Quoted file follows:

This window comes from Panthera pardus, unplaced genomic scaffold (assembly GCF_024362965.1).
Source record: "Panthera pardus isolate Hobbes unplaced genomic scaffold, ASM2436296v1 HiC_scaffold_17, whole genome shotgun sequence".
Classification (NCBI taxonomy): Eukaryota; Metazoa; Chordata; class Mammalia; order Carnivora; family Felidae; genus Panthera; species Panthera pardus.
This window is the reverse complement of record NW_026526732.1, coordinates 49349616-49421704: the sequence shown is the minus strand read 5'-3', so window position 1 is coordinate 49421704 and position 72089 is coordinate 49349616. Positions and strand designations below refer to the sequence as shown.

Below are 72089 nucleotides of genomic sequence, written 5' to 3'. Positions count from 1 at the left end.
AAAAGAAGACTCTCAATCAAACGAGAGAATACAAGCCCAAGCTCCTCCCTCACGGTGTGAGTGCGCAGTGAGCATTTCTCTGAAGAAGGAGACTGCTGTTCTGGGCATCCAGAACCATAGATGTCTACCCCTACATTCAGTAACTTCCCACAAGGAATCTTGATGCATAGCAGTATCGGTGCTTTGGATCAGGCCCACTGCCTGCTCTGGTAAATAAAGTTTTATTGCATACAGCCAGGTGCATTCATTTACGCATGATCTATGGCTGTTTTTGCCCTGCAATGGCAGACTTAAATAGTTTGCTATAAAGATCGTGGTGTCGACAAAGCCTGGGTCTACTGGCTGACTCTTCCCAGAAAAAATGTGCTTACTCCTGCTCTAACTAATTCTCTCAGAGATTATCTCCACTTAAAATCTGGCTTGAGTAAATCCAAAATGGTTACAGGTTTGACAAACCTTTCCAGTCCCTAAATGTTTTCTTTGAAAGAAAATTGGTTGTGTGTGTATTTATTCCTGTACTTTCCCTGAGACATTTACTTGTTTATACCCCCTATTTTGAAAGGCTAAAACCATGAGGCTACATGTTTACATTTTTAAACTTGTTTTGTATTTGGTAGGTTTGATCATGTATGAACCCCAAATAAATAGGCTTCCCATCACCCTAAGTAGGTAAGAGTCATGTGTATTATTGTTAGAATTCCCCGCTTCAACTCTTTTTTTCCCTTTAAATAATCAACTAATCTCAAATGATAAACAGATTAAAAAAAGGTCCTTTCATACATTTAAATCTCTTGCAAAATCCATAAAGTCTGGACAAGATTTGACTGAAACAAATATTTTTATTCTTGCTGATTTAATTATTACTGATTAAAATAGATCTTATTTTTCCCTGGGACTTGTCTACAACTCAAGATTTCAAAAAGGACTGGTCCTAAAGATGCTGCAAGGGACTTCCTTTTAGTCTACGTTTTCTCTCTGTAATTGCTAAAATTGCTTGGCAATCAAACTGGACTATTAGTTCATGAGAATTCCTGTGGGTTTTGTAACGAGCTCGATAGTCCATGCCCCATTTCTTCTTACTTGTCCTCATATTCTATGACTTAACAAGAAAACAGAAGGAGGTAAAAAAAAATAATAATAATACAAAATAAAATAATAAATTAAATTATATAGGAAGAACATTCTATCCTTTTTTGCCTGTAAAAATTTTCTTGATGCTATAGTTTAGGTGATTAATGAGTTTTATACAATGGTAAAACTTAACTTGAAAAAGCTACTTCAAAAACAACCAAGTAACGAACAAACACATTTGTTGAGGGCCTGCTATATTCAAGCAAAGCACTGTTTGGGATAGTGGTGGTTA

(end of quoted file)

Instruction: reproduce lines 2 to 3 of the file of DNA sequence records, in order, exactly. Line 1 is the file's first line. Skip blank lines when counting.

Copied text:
Source record: "Panthera pardus isolate Hobbes unplaced genomic scaffold, ASM2436296v1 HiC_scaffold_17, whole genome shotgun sequence".
Classification (NCBI taxonomy): Eukaryota; Metazoa; Chordata; class Mammalia; order Carnivora; family Felidae; genus Panthera; species Panthera pardus.